2020 saw the counter-hegemonic trend gather momentum with agreement on RCEP – the regional comprehensive economic partnership for East Asia; the EU was also about to sign a major investment deal with China – these two  developments recalling the coalition of Germany all the way across to China which Brzezinski warned in 1997 would be hostile to the US.

The US prepared to strike back: in September 2021 came AUKUS: a mini Asian NATO, an intervention by the outside Anglosphere sowing disunity within the region’s resolve for Asians to deal with Asian affairs.

NATO in the Pacific

NATO in fact has been expanding into Asia since 2012 with its Partnerships for peace programme drawing in Australia, Japan, New Zealand, Pakistan, and the Philippines.

By 2014, an equation was already being drawn between Russia and the Ukraine and China in the South China Sea.

At the 2019 NATO summit, Pompeo raised the issue of the China threat and in 2021, NATO’s 2030 forecast adopted an IndoPacific strategy which made very clear: Russia first then China.

Building on Trump’s anti-China approach, Biden has further elevated the Quad and focused more on Taiwan. But the Quad lacks military muscle hence the announcement of AUKUS.

The US and UK are to equip Australia with nuclear powered submarines, not only violating the NPT but also subverting the nuclear weapons free zones of Southeast Asia and the South Pacific – important advances of regional Independence in the 1980s.  The purpose being to extend Australia’s naval reach much further into the South and East China Seas.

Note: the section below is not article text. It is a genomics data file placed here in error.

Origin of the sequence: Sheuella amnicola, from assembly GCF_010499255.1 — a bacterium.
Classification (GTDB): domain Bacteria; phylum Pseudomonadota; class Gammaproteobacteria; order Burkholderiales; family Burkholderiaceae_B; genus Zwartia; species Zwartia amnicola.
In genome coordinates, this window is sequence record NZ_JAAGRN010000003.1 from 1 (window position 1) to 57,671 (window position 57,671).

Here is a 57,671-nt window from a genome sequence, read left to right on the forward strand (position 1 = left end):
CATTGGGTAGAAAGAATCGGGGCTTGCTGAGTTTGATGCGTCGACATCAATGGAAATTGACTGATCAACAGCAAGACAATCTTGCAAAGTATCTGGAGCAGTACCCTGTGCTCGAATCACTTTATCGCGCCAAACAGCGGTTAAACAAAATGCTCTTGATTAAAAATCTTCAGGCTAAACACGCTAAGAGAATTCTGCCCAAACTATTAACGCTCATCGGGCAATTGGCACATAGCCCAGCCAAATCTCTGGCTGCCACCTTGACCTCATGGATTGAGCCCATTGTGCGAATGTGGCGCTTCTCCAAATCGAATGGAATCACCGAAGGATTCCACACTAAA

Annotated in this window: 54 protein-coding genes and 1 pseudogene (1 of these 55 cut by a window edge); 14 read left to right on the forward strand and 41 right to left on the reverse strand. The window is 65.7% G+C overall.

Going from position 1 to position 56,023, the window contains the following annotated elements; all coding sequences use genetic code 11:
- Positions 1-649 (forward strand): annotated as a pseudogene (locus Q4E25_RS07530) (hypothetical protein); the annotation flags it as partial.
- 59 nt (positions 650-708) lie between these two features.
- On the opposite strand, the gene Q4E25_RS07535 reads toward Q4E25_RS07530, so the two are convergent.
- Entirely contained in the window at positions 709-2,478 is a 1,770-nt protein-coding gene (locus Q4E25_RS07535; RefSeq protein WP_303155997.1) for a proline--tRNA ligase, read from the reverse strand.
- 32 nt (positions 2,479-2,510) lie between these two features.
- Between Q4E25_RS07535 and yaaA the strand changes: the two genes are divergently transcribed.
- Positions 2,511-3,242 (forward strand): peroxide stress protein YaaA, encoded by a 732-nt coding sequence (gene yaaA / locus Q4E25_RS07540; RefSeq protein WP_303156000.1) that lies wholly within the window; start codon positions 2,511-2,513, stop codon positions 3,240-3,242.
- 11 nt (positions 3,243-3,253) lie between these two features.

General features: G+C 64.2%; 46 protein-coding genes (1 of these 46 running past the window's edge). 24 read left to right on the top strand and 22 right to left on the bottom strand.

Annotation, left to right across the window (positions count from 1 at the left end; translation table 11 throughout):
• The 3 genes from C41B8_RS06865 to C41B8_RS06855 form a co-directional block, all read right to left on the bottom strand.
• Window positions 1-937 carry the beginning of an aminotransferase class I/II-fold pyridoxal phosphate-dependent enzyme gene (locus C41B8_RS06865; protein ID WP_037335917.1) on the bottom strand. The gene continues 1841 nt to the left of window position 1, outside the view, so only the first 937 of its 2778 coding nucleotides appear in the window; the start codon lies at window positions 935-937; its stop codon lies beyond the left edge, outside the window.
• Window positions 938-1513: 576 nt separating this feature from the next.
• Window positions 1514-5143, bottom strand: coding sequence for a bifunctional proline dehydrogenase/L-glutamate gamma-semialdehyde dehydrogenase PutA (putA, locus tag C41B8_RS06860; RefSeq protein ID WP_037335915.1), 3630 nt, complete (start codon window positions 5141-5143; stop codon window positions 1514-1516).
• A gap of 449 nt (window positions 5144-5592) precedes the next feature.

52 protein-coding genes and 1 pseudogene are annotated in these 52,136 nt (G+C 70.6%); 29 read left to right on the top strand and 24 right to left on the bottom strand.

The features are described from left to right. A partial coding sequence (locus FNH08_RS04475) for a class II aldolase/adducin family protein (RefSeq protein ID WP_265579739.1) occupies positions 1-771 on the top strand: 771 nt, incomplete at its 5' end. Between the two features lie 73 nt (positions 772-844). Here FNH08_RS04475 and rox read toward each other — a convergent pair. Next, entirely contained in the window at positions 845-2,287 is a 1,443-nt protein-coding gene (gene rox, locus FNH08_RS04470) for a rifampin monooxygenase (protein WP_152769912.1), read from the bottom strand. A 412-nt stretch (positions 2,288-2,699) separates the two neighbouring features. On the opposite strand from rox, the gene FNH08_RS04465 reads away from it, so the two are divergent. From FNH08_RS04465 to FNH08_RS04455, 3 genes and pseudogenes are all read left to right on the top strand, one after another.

Australia is to be transformed into a forward base for the US military, providing the core of a regional ‘hybrid warfare’ network – with looser regional links covering diplomacy, intelligence sharing, media narratives, supply chains and so on.

The pact also represents a new level of cooperation in military technologies – in quantum computing and digital technologies –  we’ve seen the recent announcement of the development of hypersonic weaponry.

AUKUS then is designed to secure US dominance over East Asia’s future growth not only promoting arms sales but also supporting US competition at the cutting edge of new technologies.

The Ukraine crisis

Amidst the Ukraine crisis, fears have been raised of a Chinese military takeover of Taiwan – in a completely false parallel between Ukraine, a sovereign state and Taiwan recognised by the UN as a part of China.

And as In Europe, militarisation in East Asia is accelerating: Japan has just increased its military budget by $50 bn, Australia has estimated the cost of AUKUS at an eye-watering $250 bn. With the newly elected conservative prime minister in South Korea, a Northeast Asian arc with Japan and the US, comes into view, and with both Japan and South Korea strengthening military links with Australia, there are possible ties here into AUKUS in the South.